Next week, Netflix (NASDAQ:NFLX) will report its third-quarter results. The main metric investors likely will be watching is the streaming-TV company's trends in domestic paid members. U.S. members unexpectedly fell sequentially in Q2. The decline was only slight -- but it was enough to prompt a sell-off in the stock price.

Investors, however, would do well to check on the company's trends in international subscribers as well. While international subscribers were up sharply year over year in Q2, highlighting the company's momentum in the metric from a 10,000-foot view, growth was slower than in previous quarters.

Can the company's international subscriber growth pick back up in Q3?

A couple watching Netflix in their bedroom

Image source: Netflix.

Decelerating growth

Netflix's growth in international members has slowed in more than one way. Viewed in terms of year-over-year growth, international subscriber growth decelerated meaningfully in Q2. Netflix's paid international members were up 34% year over year in Q2. This is down from 39% growth in Q1. 

The slowdown was more evident by looking at the absolute number of international net paid members the company added during the quarter. This figure came in at 2.8 million, down from 7.9 million in Q1 and 4.6 million in the year-ago quarter.

Making Netflix's second-quarter international net member additions even more disappointing, the company had guided for 4.7 million new international paid members during Q2. The 2.8 million Netflix actually added, therefore, was well below management's guidance.

Management didn't seem to believe the suppressed member growth during the quarter was representative of any deep-rooted problems. Instead, the company cited a slightly negative impact from price increases and a greater-than-expected pull-forward of membership additions into the prior quarter. Further, management specifically noted that it didn't "believe competition was a factor since there wasn't a material change in the competitive landscape during Q2, and competitive intensity and our penetration is varied across regions (while our over-forecast was in every region)."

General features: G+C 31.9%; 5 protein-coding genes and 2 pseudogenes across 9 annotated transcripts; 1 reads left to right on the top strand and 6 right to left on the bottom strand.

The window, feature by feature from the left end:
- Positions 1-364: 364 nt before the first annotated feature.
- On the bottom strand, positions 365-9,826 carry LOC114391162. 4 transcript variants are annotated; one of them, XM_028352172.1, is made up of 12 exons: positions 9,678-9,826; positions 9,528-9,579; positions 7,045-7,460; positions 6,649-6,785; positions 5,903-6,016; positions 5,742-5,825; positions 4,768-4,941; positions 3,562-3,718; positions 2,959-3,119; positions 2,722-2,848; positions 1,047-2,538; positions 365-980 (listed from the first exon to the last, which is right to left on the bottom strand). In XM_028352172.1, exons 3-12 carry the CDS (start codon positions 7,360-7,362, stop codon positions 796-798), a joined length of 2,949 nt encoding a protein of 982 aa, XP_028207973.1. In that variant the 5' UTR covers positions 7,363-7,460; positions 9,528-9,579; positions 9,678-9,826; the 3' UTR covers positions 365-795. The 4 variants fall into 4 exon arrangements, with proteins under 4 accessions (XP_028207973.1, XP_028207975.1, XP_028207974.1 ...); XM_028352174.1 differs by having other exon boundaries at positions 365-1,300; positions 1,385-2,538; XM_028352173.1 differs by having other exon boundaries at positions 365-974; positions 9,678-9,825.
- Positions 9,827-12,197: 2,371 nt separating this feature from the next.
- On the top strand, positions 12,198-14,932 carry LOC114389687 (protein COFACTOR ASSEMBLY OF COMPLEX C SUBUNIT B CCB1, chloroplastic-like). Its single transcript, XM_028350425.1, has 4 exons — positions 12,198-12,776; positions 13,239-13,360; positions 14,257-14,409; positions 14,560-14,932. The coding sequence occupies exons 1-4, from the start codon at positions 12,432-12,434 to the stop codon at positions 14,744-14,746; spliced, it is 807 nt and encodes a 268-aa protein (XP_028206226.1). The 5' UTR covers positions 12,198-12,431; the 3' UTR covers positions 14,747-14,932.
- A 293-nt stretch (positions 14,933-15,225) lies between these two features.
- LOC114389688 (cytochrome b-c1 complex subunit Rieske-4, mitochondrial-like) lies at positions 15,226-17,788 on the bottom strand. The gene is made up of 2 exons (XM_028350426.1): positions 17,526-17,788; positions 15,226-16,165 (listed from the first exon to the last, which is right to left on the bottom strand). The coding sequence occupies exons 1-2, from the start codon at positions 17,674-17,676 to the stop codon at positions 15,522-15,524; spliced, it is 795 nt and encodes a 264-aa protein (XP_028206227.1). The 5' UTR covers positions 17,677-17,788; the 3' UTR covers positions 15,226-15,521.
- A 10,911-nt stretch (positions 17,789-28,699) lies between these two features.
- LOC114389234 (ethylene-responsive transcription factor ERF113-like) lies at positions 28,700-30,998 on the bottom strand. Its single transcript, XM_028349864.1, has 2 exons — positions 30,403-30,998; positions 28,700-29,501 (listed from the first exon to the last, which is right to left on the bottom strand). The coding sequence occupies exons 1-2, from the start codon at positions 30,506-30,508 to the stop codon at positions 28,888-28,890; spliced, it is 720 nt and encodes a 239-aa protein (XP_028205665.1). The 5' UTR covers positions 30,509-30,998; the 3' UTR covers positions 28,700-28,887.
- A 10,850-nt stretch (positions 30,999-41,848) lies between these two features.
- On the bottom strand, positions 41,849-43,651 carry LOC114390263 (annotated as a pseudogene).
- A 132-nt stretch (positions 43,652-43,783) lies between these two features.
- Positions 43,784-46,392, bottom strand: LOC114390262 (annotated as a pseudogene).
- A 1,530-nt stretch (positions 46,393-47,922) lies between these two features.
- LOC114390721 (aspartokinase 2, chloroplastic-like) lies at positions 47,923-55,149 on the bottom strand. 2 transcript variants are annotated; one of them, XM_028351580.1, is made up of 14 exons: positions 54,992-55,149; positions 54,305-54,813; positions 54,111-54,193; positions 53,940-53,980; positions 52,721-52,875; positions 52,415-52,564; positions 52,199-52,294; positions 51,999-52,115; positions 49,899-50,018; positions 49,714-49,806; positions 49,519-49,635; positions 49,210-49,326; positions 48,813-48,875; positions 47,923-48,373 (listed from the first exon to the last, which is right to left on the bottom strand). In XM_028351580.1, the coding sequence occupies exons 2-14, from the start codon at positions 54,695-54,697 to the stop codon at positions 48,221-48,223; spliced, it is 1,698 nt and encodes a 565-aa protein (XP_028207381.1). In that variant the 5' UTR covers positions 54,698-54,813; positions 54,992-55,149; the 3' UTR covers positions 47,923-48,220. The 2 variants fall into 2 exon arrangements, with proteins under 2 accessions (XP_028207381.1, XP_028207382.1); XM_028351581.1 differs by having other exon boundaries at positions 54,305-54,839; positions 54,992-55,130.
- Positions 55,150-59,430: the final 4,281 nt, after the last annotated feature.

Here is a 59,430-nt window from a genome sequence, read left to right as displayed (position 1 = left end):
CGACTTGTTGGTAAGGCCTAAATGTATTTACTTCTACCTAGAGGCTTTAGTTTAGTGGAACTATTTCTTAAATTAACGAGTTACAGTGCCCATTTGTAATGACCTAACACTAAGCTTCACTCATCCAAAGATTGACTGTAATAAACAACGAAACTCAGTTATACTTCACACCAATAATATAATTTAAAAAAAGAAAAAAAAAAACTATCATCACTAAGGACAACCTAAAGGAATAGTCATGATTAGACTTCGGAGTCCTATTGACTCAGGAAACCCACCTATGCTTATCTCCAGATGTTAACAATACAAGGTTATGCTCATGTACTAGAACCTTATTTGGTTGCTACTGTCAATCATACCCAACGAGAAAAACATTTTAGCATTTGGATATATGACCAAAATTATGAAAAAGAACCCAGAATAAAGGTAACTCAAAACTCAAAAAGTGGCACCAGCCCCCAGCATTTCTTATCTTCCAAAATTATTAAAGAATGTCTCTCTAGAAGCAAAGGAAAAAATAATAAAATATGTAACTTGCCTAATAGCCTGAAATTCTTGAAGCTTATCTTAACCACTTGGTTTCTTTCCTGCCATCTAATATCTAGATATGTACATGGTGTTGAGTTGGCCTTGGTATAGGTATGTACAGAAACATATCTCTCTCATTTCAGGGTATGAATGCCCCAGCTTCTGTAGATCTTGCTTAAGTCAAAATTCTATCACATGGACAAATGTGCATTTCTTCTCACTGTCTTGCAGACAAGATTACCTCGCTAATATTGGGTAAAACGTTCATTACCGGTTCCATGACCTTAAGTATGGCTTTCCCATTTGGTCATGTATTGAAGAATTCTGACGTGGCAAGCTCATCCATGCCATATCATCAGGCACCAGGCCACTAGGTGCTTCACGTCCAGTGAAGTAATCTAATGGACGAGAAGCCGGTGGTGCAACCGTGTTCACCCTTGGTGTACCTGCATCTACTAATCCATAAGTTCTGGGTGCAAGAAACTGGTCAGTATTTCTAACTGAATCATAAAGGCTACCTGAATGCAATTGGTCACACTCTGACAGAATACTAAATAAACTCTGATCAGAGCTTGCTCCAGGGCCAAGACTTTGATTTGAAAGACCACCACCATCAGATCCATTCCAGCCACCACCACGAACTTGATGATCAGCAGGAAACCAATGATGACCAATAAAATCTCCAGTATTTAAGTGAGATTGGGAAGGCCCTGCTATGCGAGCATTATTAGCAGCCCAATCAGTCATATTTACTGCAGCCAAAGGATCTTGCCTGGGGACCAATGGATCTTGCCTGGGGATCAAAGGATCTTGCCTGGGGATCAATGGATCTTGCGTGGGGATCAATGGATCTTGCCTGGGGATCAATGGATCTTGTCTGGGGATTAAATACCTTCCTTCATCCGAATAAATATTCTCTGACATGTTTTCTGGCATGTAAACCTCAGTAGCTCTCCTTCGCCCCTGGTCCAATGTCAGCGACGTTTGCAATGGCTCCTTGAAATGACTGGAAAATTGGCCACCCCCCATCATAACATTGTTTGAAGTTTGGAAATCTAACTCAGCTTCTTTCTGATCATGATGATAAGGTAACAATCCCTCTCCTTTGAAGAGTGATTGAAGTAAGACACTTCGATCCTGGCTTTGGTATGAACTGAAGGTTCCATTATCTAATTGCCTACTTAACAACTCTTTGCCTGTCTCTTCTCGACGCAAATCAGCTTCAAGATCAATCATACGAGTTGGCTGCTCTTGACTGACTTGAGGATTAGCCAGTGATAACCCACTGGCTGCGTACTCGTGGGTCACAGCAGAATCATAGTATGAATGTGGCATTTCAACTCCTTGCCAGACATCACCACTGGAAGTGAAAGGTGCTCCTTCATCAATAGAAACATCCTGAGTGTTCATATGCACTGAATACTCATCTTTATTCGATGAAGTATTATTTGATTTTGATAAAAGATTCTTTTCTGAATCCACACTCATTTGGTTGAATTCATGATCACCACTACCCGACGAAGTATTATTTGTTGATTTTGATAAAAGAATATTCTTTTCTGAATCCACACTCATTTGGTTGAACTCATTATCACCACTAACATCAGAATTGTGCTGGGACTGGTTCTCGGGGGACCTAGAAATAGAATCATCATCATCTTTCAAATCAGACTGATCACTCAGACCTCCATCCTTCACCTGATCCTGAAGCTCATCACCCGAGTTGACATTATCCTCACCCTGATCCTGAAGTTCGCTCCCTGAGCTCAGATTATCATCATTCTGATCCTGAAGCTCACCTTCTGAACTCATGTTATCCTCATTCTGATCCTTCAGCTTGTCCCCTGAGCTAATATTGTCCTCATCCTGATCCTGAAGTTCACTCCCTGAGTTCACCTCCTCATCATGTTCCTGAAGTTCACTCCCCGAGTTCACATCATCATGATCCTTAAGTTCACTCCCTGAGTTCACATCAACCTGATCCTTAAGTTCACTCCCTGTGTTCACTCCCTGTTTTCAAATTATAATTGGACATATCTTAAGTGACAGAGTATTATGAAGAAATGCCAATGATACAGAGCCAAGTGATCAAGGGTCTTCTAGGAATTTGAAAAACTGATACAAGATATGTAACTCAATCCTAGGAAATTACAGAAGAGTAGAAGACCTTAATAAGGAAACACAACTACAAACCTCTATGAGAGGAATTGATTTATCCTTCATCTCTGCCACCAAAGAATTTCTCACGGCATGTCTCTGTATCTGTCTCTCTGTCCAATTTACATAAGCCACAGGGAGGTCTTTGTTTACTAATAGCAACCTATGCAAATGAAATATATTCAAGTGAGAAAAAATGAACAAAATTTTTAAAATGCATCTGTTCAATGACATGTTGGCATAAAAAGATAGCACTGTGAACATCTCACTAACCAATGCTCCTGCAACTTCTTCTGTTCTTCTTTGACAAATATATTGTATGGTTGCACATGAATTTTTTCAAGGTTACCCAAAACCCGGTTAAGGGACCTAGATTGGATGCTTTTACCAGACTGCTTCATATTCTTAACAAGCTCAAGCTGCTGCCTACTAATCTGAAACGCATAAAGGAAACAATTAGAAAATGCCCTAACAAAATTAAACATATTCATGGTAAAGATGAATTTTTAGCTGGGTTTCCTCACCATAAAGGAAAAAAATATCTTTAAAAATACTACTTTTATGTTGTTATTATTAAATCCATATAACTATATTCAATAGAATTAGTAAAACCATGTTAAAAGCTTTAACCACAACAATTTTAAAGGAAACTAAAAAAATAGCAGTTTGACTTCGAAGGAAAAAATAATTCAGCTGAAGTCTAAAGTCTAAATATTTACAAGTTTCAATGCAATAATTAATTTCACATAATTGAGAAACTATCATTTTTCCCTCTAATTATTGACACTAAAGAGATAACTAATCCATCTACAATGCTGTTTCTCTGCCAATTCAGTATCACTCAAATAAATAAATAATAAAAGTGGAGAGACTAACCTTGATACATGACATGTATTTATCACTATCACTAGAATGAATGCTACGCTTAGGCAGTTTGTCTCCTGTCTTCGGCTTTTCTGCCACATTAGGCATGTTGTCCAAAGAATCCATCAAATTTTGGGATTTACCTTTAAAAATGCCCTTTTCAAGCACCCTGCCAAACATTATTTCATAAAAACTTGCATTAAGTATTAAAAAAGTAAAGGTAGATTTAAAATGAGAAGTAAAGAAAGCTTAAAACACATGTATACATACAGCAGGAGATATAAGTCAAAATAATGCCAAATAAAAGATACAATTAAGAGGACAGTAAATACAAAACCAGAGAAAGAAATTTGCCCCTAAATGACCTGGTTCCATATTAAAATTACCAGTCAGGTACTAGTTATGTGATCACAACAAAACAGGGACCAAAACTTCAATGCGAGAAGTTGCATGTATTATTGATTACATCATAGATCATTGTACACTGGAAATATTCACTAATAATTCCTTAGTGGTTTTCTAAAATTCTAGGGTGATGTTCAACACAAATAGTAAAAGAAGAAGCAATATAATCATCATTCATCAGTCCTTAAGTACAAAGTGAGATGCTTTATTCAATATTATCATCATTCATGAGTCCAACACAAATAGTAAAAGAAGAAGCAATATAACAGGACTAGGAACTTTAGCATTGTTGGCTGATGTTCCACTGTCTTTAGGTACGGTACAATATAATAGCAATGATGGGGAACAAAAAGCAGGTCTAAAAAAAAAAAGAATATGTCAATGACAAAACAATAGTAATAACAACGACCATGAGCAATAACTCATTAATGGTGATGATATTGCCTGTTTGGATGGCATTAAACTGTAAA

What to expect in Q3

For the company's third quarter, management guided for international paid members to increase by 6.2 million, representing a significant sequential acceleration. This would notably be higher than the 5.1 million international members the company added in its third quarter of 2018.

Management's optimistic outlook suggests its international slowdown in Q2 was, indeed, just a short-term blip.

The company's confidence in its third-quarter net member additions comes on the heels of the success of Stranger Things season 3, which was released on July 4. In the company's second-quarter shareholder letter, management said the first few weeks of its third-quarter quarter were strong. In addition, management cited other new content that could help during the quarter, including "new seasons of La Casa de Papel (Money Heist), The Crown, and the final season of the iconic Orange is the New Black as well as big films like The Irishman from Martin Scorsese and action movie 6 Underground (directed by Michael Bay and starring Ryan Reynolds)."

Investors, of course, should keep the company's guidance methodology in mind. Instead of lowballing its guidance with a conservative figure the company can consistently beat, Netflix's forecasts aim for accuracy. This "means that in some quarters we will be high and other quarters low relative to our guidance," management said in its second-quarter update.

Still, if international subscriber growth once again comes in well below management's guidance, investors may want to take a closer look at the company's growth potential. If, on the other hand, international growth picks pack up, then perhaps management is right about its underwhelming second-quarter growth not being indicative of a larger problem.

This article represents the opinion of the writer, who may disagree with the “official” recommendation position of a Motley Fool premium advisory service. We’re motley! Questioning an investing thesis -- even one of our own -- helps us all think critically about investing and make decisions that help us become smarter, happier, and richer.